I am testing for differential expression of micro RNAs (miRNA), and looking for changes in the mean of a continuous variable under a categorical variable that takes values 0 and 1. There are many different miRNA features, and I test each one in turn for a change in its mean. I performed a false-discovery rate (FDR) adjustment to account for these multiple comparisons. My q-values (reported by the false discovery rate procedure) turn out to be all equal to 1.

Can someone explain why this happened, and what it means?

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#### Best Answer

**Two points**

**Point the First**

If you are using something like R's `p.adjust()`

to calculate $q$ values, then the 1 values simply indicate not rejected at any level of FDR. $q$-values are actually a little problematic to interpret directly, since they have a subtle mathematical artifice and because they do not communicate the step-wise nature of the FDR adjustment process (and *one cannot make FDR rejection decisions based on $q$-values alone*). Backing up to a single two-sided hypothesis can help illustrate why:

Reject $H_{0}$ if $p le alpha/2$. So for $alpha = 0.05$, we would reject $H_{0}$ if $p le 0.025$. **Alternately**, we could express this same rejection criterion as reject $H_{0}$ if $2p le alpha$. The first expression perhaps emphasizes the meaning of $p$, and the second emphasizes the meaning of $alpha$.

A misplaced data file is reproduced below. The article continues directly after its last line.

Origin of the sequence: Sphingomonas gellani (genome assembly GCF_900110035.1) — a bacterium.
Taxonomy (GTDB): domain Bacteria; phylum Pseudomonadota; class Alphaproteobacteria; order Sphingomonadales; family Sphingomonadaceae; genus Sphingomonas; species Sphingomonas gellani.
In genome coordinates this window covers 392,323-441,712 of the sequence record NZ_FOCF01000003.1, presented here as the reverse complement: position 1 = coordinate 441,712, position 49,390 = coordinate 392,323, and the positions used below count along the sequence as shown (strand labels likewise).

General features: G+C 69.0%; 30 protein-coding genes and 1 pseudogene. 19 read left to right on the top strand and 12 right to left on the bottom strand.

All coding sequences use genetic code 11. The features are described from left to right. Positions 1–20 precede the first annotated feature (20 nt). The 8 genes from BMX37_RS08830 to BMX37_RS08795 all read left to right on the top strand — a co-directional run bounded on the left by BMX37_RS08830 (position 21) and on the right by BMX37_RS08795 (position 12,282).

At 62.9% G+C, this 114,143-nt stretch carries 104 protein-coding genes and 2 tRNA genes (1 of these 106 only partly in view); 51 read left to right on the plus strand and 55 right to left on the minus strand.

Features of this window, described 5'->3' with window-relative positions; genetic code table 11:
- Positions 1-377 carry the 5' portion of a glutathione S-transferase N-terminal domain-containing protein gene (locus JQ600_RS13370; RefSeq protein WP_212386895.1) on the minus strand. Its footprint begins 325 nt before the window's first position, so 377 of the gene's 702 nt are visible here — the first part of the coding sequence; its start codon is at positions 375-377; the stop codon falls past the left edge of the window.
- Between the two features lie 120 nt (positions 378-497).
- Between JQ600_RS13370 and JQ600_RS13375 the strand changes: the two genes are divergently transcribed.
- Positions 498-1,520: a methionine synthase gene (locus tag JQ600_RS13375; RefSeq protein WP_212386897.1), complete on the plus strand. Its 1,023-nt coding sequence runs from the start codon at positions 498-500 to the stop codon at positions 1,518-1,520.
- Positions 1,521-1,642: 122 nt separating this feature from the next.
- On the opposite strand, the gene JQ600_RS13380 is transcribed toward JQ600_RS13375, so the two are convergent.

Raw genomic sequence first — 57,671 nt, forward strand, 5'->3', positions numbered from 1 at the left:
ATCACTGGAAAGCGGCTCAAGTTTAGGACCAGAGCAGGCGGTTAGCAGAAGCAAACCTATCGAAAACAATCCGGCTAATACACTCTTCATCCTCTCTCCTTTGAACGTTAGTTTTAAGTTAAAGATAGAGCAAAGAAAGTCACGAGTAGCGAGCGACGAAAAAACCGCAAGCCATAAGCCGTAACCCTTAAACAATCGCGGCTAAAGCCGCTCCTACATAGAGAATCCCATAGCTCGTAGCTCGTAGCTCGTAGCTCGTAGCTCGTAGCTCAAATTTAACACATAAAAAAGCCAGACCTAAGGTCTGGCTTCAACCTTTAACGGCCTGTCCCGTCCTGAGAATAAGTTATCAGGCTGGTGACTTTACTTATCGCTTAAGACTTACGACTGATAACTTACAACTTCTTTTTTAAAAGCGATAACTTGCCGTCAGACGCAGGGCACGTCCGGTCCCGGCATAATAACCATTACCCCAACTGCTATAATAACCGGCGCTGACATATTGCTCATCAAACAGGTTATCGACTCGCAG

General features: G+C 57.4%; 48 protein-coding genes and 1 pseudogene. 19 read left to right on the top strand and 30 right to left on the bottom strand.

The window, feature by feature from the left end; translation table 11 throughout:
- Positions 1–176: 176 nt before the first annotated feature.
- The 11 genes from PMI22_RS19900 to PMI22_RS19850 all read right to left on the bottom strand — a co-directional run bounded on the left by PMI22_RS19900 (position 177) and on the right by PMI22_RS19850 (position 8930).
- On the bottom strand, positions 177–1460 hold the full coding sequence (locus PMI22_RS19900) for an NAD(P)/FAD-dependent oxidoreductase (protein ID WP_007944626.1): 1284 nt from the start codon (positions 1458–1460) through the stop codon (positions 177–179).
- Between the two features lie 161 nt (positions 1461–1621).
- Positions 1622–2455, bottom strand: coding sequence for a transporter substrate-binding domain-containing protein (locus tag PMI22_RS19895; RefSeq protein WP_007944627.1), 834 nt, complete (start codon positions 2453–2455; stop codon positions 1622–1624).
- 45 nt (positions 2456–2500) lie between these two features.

If we think about the Bonferroni method (FWER, not FDR), we can see that we have two way to express the rejection criterion given $m$ number of comparisons:

Reject $H_{0}$ if $p le frac{alpha/2}{m}$, or

Reject $H_{0}$ if $2mp le alpha$.

That $2mp$ is an 'adjusted $p$-value', sometimes called a '$q$-value'.

(I suppose there's also a third way: reject $H_{0}$ if $mp le alpha/2$.)

But look: $2mp$ is $>1$ when $p>.5/m$, which is quite possible. Unfortunately $p$ (or $q$) is supposed to be a *probability* which means that it's value is strictly bounded by zero and one inclusive. So many folks, and many statistical software authors will take an expression like $q = mp$, and replace it with $q=max(1,mp)$. The same applies to FDR (whether using the Benjamini-Hochberg or Benjamini-Yekutieli method)… the adjustments are more complicated than the Bonferroni, but they cap the $q$-value results at 1.

In a way, I suspect that this implies that expressing such adjustments as adjustments of rejection levels, rather than adjustments to $p$-values is a little more coherent, because the artifice of $max(1,f(p,i))$ does not apply.

**Point the Second**

We can't tell for sure because you have not provided, for example, your vector of $p$-values, but the likelihood is that your $p$-values are all too high, and that you are not achieving significance.

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